These “little white lies” may be uttered for various reasons that seem “okay” in the moment. For example: (1) supposedly sparing another’s feelings; (2) to agree in order to be liked or be part of the “in crowd”; (3) to avoid conflict or (4) to not burden another. 

These types of "lies" are so prevalent in society that it seems as if they are an accepted mode of communication. In fact, a recent article in the AARP magazine quoted an alarming statistic: "If you're like most Americans, you tell 11 lies a week." White lies were included in the total.

Putting aside the the moral issue on lying and the fact that it is simply too hard to remember anything but the truth, researchers have also shown that lying affects your mental and physical health. In a 10-week study, participants who told fewer lies experienced less anxiety and back pain and also had better social interactions. The conclusion was that people feel better when their relationships are going well. No matter how you look at it, lying (no matter the size or the reason behind it) is NOT a component of a healthy relationship that is going well.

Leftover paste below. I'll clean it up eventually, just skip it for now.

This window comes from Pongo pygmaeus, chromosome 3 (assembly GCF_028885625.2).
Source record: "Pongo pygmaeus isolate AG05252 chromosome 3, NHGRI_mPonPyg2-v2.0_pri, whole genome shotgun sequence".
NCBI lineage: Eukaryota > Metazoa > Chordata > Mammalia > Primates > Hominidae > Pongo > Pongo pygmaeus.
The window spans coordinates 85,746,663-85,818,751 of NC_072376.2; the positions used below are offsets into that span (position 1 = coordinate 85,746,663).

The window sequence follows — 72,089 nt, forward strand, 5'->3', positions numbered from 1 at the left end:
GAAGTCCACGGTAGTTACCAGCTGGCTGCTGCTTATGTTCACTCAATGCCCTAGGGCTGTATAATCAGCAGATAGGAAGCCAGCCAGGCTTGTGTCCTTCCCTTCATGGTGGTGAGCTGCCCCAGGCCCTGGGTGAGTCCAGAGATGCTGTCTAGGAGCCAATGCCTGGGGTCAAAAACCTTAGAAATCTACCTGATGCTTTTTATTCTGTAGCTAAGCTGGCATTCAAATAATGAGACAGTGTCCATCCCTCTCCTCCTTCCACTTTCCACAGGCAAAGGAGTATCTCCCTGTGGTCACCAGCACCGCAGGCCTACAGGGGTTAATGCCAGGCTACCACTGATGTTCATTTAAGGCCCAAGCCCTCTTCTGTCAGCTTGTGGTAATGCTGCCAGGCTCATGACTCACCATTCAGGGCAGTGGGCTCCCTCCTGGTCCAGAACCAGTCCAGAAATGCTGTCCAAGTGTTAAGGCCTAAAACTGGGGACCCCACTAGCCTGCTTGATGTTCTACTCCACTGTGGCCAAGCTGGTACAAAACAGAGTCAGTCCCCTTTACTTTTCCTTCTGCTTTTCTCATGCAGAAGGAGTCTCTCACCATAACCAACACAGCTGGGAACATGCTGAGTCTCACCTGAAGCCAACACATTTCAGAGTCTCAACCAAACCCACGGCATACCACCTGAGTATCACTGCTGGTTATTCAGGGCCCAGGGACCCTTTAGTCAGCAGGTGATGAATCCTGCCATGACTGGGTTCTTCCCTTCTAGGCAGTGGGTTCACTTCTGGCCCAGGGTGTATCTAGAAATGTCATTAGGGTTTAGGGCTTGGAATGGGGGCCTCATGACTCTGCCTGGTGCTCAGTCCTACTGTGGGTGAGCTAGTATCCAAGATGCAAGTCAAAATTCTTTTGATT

Remember that it is very possible to tell the truth and be kind in your delivery. For example, it’s not necessary to say “That outfit makes you look fat.” Instead, you could say, “I’ve seen you wear more flattering outfits. How about the one you wore ….” 

The mode of delivery of a message is of utmost importance in all your relationships. Hard and necessary truths conveyed with an undertone of love and acceptance are heard more easily than harsh/cruel words that communicate blame and criticism.

Heed the words of James M. Barrie, who said: "Shall we make a new rule of life from tonight: always try to be a little kinder than necessary."

Friday, December 21, 2012

Six Tips for Successful Relationships

I love what Kevin Anderson had to say about blogging:

"The bottom line is that blogging is like sex.
You can't fake it. You can't fake passion. 
You can't fake wanting to engage with the public. 
If you do, it will ultimately be an unsatisfying experience
for the blogger and their readers."

Today, I'm passionate about sharing my thoughts on love, dating and relationships. Here are six for your consideration.

1. The caption divulges the key to success in any endeavor you might undertake. You, too, can fly as free as a bird who has the ability to lift himself from undesirable circumstances and migrate to a place where the sun is always shining.